How to make kimchi – a quick and easy recipe that only takes 30 minutes of hands-on-time before mother nature takes over! Full of healthy, gut-healing probiotics, the benefits of eating kimchi are endless. This authentic kimchi recipe is vegan adaptable, gluten-free and can be made as spicy or as mild as you like!
We must teach ourselves, activley remind ourselves, what being wild means. We must make room for it and invite it back. ~Brian Meier, Awaken the Bear.
Many years ago now, we catered a Korean wedding. I remember meeting with the bride and groom and listening very carefully about the importance of the kimchi being served. It had to be “just right”.
Truth be told I was nervous, I had never made it back then, but the mother of the bride was kind enough to send me her personal kimchi recipe and thankfully I had time to practice it a few times before the big day.
In the end, they were happy. And wherever they are now, I hope they are still. I’ve never counted the number of weddings we’ve catered, but every so often a couple pops into my mind, most often when I’m cooking, and I can’t help but give them a little nod and wish them well.
WATCH HOW EASY IT IS TO MAKE KIMCHI!
Some of you may be still be unfamiliar with kimchi even though it’s become highly popular in the last 15 years here in the west. It’s basically spicy, fermented cabbage, kind of like the idea of sauerkraut, but with a Korean flavors – garlic, ginger & chilies. Kimchi is like the heart and soul of Korean cooking. And it’s tasty with so many things!
But the best thing about Kimchi? Kimchi is alive! Full of living, healthy good bacteria, or probiotics, that boost immunity, energize the body, and aid digestion, it is believed to fight cancer, lower cholesterol and regulate blood sugar. Just google it and see for yourself.
Now if you are buying kimchi (which is totally fine!) just make sure it is in the refrigerated section of the grocery store (then you know it is alive) and check for msg, preservatives and especially nitrates- stay away from those. It is usually fine if it is refrigerated!
This easy kimchi recipe makes enough to fill a large two-quart jar (about 8 cups). It starts with one large Napa Cabbage. You’ll need ginger, garlic, scallions and most importantly Korean Chili Flakes called Gochugaru.
You can find Gochugaru at most Asian Markets or order online. You can add other veggies to the mix like matchstick daikon radish or carrots. Fish sauce adds depth but you can leave this out or use soy sauce, or vegan fish sauce. Sometimes, I’ll use miso paste to add depth, especially if going vegan. If looking for a gluten-free version, liquid aminos work well too.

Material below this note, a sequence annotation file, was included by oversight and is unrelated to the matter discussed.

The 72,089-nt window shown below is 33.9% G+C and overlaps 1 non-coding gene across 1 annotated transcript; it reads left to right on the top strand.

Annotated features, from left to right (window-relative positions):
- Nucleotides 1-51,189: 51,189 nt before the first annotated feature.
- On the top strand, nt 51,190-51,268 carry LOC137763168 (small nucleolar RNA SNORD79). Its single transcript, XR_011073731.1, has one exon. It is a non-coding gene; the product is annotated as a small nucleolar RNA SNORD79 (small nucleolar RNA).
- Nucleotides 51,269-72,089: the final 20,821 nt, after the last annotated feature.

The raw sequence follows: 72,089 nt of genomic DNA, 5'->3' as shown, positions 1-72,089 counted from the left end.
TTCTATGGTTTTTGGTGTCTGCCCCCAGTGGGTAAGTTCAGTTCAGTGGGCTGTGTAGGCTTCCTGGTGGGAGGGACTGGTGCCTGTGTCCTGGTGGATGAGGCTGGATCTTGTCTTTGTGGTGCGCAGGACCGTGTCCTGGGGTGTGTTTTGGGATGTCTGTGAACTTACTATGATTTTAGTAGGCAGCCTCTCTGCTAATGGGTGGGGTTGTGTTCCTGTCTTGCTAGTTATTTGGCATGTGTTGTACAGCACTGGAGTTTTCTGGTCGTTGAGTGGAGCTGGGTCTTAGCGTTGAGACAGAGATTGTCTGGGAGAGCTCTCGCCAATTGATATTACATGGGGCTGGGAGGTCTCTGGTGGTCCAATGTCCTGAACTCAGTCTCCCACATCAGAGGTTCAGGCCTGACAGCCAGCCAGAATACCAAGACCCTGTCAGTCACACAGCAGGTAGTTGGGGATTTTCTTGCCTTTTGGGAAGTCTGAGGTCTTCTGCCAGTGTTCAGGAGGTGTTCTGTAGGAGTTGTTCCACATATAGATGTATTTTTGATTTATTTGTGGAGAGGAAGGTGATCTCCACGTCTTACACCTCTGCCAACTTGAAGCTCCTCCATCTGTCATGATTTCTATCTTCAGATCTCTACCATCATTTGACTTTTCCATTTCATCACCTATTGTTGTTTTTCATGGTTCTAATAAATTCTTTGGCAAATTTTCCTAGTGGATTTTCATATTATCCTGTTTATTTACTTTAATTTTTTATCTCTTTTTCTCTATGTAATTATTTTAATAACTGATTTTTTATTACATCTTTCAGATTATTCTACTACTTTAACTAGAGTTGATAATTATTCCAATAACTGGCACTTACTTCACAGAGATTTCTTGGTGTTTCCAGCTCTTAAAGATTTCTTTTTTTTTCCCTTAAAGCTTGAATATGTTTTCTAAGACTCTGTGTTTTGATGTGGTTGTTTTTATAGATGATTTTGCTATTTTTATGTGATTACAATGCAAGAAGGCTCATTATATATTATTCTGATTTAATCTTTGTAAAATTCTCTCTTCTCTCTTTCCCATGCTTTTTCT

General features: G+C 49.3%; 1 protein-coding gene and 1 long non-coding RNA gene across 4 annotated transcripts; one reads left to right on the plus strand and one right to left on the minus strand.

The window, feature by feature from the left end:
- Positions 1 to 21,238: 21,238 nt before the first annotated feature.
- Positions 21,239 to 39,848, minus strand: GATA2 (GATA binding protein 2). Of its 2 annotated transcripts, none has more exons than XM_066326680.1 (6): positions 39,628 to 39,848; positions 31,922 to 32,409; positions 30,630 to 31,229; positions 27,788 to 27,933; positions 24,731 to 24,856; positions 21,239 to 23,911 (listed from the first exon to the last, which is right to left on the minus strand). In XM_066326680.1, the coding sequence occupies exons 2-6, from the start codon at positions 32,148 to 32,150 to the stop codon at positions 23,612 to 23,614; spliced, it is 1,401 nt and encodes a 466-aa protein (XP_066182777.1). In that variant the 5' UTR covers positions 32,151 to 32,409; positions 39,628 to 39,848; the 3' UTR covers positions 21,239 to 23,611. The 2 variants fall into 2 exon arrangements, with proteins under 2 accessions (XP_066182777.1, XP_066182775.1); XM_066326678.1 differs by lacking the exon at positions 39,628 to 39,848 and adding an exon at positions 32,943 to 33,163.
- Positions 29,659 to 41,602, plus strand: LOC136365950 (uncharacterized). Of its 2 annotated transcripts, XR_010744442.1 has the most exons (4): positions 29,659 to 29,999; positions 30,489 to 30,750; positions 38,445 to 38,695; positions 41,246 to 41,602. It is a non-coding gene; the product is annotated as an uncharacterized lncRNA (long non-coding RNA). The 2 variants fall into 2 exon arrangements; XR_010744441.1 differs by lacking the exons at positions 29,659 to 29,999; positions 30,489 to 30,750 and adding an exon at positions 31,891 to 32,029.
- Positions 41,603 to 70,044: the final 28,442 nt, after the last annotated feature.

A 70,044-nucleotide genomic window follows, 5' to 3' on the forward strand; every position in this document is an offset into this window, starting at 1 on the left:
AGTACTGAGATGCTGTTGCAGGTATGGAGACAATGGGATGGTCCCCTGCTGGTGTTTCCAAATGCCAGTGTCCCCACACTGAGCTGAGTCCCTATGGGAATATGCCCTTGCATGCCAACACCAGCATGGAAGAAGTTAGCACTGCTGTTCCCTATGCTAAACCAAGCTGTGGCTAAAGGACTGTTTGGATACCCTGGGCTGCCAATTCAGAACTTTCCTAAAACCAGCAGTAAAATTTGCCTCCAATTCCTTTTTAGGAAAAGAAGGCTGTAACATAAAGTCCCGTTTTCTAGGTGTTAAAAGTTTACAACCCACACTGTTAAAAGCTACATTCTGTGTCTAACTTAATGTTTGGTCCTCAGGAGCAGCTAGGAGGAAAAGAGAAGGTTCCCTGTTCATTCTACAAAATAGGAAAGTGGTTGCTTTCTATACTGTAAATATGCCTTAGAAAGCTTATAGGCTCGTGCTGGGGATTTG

Like so many things, there are so many variations to kimchi, and people have their own personal preferences. I just wanted to provide you with a starting point, and I’m sure you will adapt to your own tastes!
And, to be clear this is not the exact recipe from the mother of the bride, but a little simplified. The ingredients are similar (except I believe she added dried shrimp) but I tried to make this as easy as possible. And guess what? It IS easy! And fun!
Save 1-2 outer leaves and place in a bag in the fridge ( you will use these later).
Cut the Napa cabbage into 1-inch cubes.
Place in a bowl and toss with 1/4 cup sea salt.
Fill the bowl with water and stir, and soak cabbage for 6-8 hours.
Place plate over the cabbage to keep it submerged.
After 6- 8 hours, drain ( making sure to save the brine) and rinse, pressing the liquid out.
In a food processor, make a paste with the garlic, ginger, shallot, Korean chili flakes and optional fish sauce ( or miso). If you want a mild version, use half the chili flakes. The fish sauce really adds a delicious complexity and depth, but you can, of course, keep it vegan.
Peel and cut the daikon radish ( or carrot) into match sticks, about 2-3 inches long. Cut the scallions.
Cut the scallions into 1-2 inch pieces.
Place the drained cabbage along with the daikon, scallions and chili paste into the bowl. Massage a bit with gloved hands.
This is a very mild version shown below, so not very red, ( 2 tablespoons chili flakes).
You can also add more chili flakes if you want it spicier – I normally add 4-6 tablespoons.
You want a good two inches of space at the top to catch the flavorful liquid that will release.
Pour a little of the brine into the jar, just to enough to cover the cabbage.
Cover with the cabbage leaf you saved, and press down. The leaf will help keep the cabbage submerged. Add a fermentation weight to keep the cabbage submerged. Cover with a lid ( do not screw on tight) and place on a rimmed pan or bowl ( to collect any overflow) and set on the counter or basement for 3 days.